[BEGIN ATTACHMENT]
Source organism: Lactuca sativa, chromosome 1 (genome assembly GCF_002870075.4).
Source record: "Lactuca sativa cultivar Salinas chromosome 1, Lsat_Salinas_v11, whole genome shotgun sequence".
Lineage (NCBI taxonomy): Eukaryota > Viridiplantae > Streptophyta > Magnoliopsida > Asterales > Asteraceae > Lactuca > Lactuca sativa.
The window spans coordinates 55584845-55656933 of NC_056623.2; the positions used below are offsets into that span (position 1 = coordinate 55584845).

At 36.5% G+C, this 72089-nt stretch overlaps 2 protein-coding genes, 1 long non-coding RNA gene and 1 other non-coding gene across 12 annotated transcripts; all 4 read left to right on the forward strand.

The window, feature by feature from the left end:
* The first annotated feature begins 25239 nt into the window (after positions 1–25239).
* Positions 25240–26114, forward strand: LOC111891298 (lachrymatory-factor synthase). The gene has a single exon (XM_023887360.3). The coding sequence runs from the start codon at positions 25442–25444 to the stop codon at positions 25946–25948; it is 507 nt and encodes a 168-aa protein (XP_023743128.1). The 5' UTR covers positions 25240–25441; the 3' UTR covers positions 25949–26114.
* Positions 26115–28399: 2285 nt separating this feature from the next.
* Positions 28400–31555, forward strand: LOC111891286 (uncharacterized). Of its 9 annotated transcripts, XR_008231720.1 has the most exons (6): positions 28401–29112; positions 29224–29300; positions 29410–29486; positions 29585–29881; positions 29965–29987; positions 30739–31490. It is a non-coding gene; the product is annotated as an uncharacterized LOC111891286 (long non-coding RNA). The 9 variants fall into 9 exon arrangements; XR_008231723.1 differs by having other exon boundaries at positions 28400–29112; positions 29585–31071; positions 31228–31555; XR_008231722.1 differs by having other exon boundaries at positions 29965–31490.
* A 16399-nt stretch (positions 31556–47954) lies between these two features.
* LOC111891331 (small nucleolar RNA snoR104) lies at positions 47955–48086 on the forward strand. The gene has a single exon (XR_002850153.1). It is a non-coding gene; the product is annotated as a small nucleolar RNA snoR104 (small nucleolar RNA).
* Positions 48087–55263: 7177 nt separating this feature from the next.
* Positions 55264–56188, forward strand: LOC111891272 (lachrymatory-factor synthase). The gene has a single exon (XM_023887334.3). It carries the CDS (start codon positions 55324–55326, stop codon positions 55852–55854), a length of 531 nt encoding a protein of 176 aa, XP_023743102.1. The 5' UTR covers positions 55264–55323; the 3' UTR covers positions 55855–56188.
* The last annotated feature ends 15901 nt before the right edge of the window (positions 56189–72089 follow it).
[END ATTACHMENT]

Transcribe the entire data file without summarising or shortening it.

Source organism: Lactuca sativa, chromosome 1 (genome assembly GCF_002870075.4).
Source record: "Lactuca sativa cultivar Salinas chromosome 1, Lsat_Salinas_v11, whole genome shotgun sequence".
Lineage (NCBI taxonomy): Eukaryota > Viridiplantae > Streptophyta > Magnoliopsida > Asterales > Asteraceae > Lactuca > Lactuca sativa.
The window spans coordinates 55584845-55656933 of NC_056623.2; the positions used below are offsets into that span (position 1 = coordinate 55584845).

At 36.5% G+C, this 72089-nt stretch overlaps 2 protein-coding genes, 1 long non-coding RNA gene and 1 other non-coding gene across 12 annotated transcripts; all 4 read left to right on the forward strand.

The window, feature by feature from the left end:
* The first annotated feature begins 25239 nt into the window (after positions 1–25239).
* Positions 25240–26114, forward strand: LOC111891298 (lachrymatory-factor synthase). The gene has a single exon (XM_023887360.3). The coding sequence runs from the start codon at positions 25442–25444 to the stop codon at positions 25946–25948; it is 507 nt and encodes a 168-aa protein (XP_023743128.1). The 5' UTR covers positions 25240–25441; the 3' UTR covers positions 25949–26114.
* Positions 26115–28399: 2285 nt separating this feature from the next.
* Positions 28400–31555, forward strand: LOC111891286 (uncharacterized). Of its 9 annotated transcripts, XR_008231720.1 has the most exons (6): positions 28401–29112; positions 29224–29300; positions 29410–29486; positions 29585–29881; positions 29965–29987; positions 30739–31490. It is a non-coding gene; the product is annotated as an uncharacterized LOC111891286 (long non-coding RNA). The 9 variants fall into 9 exon arrangements; XR_008231723.1 differs by having other exon boundaries at positions 28400–29112; positions 29585–31071; positions 31228–31555; XR_008231722.1 differs by having other exon boundaries at positions 29965–31490.
* A 16399-nt stretch (positions 31556–47954) lies between these two features.
* LOC111891331 (small nucleolar RNA snoR104) lies at positions 47955–48086 on the forward strand. The gene has a single exon (XR_002850153.1). It is a non-coding gene; the product is annotated as a small nucleolar RNA snoR104 (small nucleolar RNA).
* Positions 48087–55263: 7177 nt separating this feature from the next.
* Positions 55264–56188, forward strand: LOC111891272 (lachrymatory-factor synthase). The gene has a single exon (XM_023887334.3). It carries the CDS (start codon positions 55324–55326, stop codon positions 55852–55854), a length of 531 nt encoding a protein of 176 aa, XP_023743102.1. The 5' UTR covers positions 55264–55323; the 3' UTR covers positions 55855–56188.
* The last annotated feature ends 15901 nt before the right edge of the window (positions 56189–72089 follow it).